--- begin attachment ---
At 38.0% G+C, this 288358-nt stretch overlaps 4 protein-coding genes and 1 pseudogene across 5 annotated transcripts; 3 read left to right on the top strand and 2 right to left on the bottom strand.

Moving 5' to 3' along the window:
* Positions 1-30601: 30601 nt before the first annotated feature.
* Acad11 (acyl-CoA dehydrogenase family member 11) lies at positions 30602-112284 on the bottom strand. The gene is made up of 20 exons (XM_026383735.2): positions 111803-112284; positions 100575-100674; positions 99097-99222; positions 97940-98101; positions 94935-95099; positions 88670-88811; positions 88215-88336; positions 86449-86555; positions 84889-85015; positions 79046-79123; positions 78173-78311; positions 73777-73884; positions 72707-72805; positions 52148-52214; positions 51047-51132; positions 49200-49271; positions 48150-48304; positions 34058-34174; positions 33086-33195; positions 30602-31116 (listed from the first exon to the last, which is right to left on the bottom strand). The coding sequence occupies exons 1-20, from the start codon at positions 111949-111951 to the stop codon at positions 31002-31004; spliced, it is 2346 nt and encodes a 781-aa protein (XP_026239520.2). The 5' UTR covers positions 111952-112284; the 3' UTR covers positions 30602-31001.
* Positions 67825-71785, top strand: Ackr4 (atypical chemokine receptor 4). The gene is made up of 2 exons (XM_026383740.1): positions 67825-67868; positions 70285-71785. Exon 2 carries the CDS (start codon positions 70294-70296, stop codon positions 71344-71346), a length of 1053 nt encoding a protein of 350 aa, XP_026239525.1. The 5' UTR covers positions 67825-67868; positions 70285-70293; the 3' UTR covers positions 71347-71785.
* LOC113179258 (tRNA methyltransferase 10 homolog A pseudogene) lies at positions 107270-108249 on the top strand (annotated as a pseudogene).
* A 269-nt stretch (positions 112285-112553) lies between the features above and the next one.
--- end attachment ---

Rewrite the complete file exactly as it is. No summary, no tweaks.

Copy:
At 38.0% G+C, this 288358-nt stretch overlaps 4 protein-coding genes and 1 pseudogene across 5 annotated transcripts; 3 read left to right on the top strand and 2 right to left on the bottom strand.

Moving 5' to 3' along the window:
* Positions 1-30601: 30601 nt before the first annotated feature.
* Acad11 (acyl-CoA dehydrogenase family member 11) lies at positions 30602-112284 on the bottom strand. The gene is made up of 20 exons (XM_026383735.2): positions 111803-112284; positions 100575-100674; positions 99097-99222; positions 97940-98101; positions 94935-95099; positions 88670-88811; positions 88215-88336; positions 86449-86555; positions 84889-85015; positions 79046-79123; positions 78173-78311; positions 73777-73884; positions 72707-72805; positions 52148-52214; positions 51047-51132; positions 49200-49271; positions 48150-48304; positions 34058-34174; positions 33086-33195; positions 30602-31116 (listed from the first exon to the last, which is right to left on the bottom strand). The coding sequence occupies exons 1-20, from the start codon at positions 111949-111951 to the stop codon at positions 31002-31004; spliced, it is 2346 nt and encodes a 781-aa protein (XP_026239520.2). The 5' UTR covers positions 111952-112284; the 3' UTR covers positions 30602-31001.
* Positions 67825-71785, top strand: Ackr4 (atypical chemokine receptor 4). The gene is made up of 2 exons (XM_026383740.1): positions 67825-67868; positions 70285-71785. Exon 2 carries the CDS (start codon positions 70294-70296, stop codon positions 71344-71346), a length of 1053 nt encoding a protein of 350 aa, XP_026239525.1. The 5' UTR covers positions 67825-67868; positions 70285-70293; the 3' UTR covers positions 71347-71785.
* LOC113179258 (tRNA methyltransferase 10 homolog A pseudogene) lies at positions 107270-108249 on the top strand (annotated as a pseudogene).
* A 269-nt stretch (positions 112285-112553) lies between the features above and the next one.